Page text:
Because of those late-onset complications, the glaucoma community will need to wait for the complete study results, said Donald L. Budenz, MD, MPH, a TVT co-investigator and associate professor of ophthalmology, epidemiology and public health at the University of Miami. “It may be four or five years until we get a real handle on which operation is better in the long run for people.”
When the study’s findings do come in, physicians should be able to translate them easily into clinical practice because the study population mirrors patients seen in an everyday practice. Researchers call this “generalizability.” TVT subjects at the 17 trial centers were recruited in the course of routine clinical visits. They are being subjected to routine care and workup. The study protocol “very accurately reflects how patients are taken care of in the real world,” Dr. Budenz said.
Expectations. Though it’s too soon for results, Dr. Budenz predicts that the primary outcome—pressure control—will be similar in both the trabeculectomy and glaucoma drainage implant arms of the study, “because once we have a trabeculectomy or tube functioning, we can get a pressure where we want it.” Lower pressures can be achieved with trabeculectomy, with- out medication, he added, “but tube implant results are good, if you expect to add medications.”
The more interesting question that the study addresses is: which group has the fewest complications? “Even though our primary outcome is IOP, that’s probably going to be equivalent in the two groups,” Dr. Budenz said. “It will come down to other factors, such as complication rates and how many medications people are on.”
Hope for Tubes?
Dr. Brandt predicts that in the first analysis, patients randomized to the trabeculectomy arm of the TVT study “will look very good at one year.” But it will take at least five years for the study to yield meaningful results, and then, “things are likely to get interesting.”
What may happen, he explained, is that the study will defuse the current bias against drainage implants in eyes with previous cataract surgery. “Part of our bias against tubes has been that they have been used as a surgery of last resort. They get used generally in very sick eyes that have had multiple previous operations.”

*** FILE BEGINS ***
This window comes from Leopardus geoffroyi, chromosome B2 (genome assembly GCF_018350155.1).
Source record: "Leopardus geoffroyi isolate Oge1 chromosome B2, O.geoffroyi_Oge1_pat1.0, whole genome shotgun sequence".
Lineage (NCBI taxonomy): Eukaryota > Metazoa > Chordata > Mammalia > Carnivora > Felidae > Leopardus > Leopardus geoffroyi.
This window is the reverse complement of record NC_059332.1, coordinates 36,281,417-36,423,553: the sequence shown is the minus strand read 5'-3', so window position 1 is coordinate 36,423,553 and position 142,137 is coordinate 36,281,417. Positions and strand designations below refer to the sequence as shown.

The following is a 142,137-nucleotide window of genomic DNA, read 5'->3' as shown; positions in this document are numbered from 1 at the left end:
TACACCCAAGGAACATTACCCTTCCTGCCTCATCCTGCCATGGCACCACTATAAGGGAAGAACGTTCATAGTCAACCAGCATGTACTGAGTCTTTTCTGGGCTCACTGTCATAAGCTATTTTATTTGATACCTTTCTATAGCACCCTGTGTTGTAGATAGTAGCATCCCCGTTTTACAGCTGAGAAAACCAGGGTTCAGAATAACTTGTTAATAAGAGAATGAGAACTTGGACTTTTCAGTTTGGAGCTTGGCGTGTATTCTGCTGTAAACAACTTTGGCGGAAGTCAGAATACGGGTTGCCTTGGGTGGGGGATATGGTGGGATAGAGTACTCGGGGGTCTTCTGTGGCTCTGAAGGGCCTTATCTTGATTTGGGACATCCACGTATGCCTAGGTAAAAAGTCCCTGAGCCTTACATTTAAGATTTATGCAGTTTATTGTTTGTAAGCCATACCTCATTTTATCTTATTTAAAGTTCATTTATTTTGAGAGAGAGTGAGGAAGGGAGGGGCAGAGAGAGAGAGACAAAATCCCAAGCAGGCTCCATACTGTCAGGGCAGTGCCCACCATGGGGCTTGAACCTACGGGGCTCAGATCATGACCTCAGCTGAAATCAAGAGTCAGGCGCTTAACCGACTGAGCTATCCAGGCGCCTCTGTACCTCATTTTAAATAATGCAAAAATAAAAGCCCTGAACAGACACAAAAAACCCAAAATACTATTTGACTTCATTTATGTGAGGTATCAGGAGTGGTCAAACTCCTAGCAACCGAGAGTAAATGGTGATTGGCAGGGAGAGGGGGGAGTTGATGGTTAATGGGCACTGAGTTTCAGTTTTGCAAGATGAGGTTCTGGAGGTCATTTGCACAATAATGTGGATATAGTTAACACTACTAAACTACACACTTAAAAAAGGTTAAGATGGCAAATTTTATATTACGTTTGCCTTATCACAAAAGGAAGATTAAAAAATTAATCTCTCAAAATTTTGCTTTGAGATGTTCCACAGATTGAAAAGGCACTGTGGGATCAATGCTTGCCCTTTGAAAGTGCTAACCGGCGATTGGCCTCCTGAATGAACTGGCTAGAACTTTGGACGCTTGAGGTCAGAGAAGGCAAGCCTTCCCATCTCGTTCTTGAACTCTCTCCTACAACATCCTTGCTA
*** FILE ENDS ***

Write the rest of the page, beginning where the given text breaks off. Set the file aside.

But one of the unique aspects of the TVT study, he said, is that it allowed patients to enter the study on the basis of previous cataract surgery by whatever technique. Until now, he explained, the literature has supported the idea that cataract surgery is a risk factor for filtering surgery. But that notion is based on scleral tunnel or extracapsular procedures, in which the conjunctiva is violated.
Over the last 10 years, however, more and more surgeons are performing corneal procedures that don’t violate the conjunctiva. Since the lens is removed through the cornea, “these are essentially virgin eyes,” he said.
About a dozen of the TVT patients enrolled in Dr. Brandt’s trial fit that profile and are doing extraordinarily well, he said, leading him to speculate that an otherwise virgin eye with a tube may do as well as an eye that undergoes a trabeculectomy.
“This is going to be the most interesting subpopulation to look at in the TVT study,” explained Dr. Brandt. “My prediction is that this group will do extremely well. Then we’ll have to look at whether tubes are being used too late. They may be a pretty good option for a first surgery.”
1 J Glaucoma 1997;6(3):192–196.
2 J Glaucoma 2005;14(2):172–174.
The TVT study was funded with an unrestricted grant from Pfizer, the previous manufacturer of the Baerveldt implant.
|Pros and Cons|
While there is still no consensus about which of the two commonly performed glaucoma operations is better for patients, most glaucoma specialists agree on the pros and cons of each technique. Hopefully, the TVT study will establish some definitive guideposts for surgeons. In the meantime, here are some observations from glaucoma experts regarding the two techniques.
- Highly successful operation
- Typically achieves low IOP from day one, without medication
- Relatively predictable
- Straightforward technique
- May overshoot and cause hypotony
- Increased risk of late-onset (often
years later) bleb leaks and infections
- Poorer prognosis when there is
conjunctival scarring from previous surgery
- Highly successful operation
- Risk of late infection is quite low
- IOP-lowering effect may be longer lasting
- Straightforward technique
- May be implanted in eye with scarred conjunctiva from previous surgery
- Unique complications, including diplopia, tube erosion and corneal edema, if tube touches cornea
- May not lower pressure as well as
- May need supplemental medical therapy to achieve desired pressure
- Nonvalved implants don’t provide lower pressure until several weeks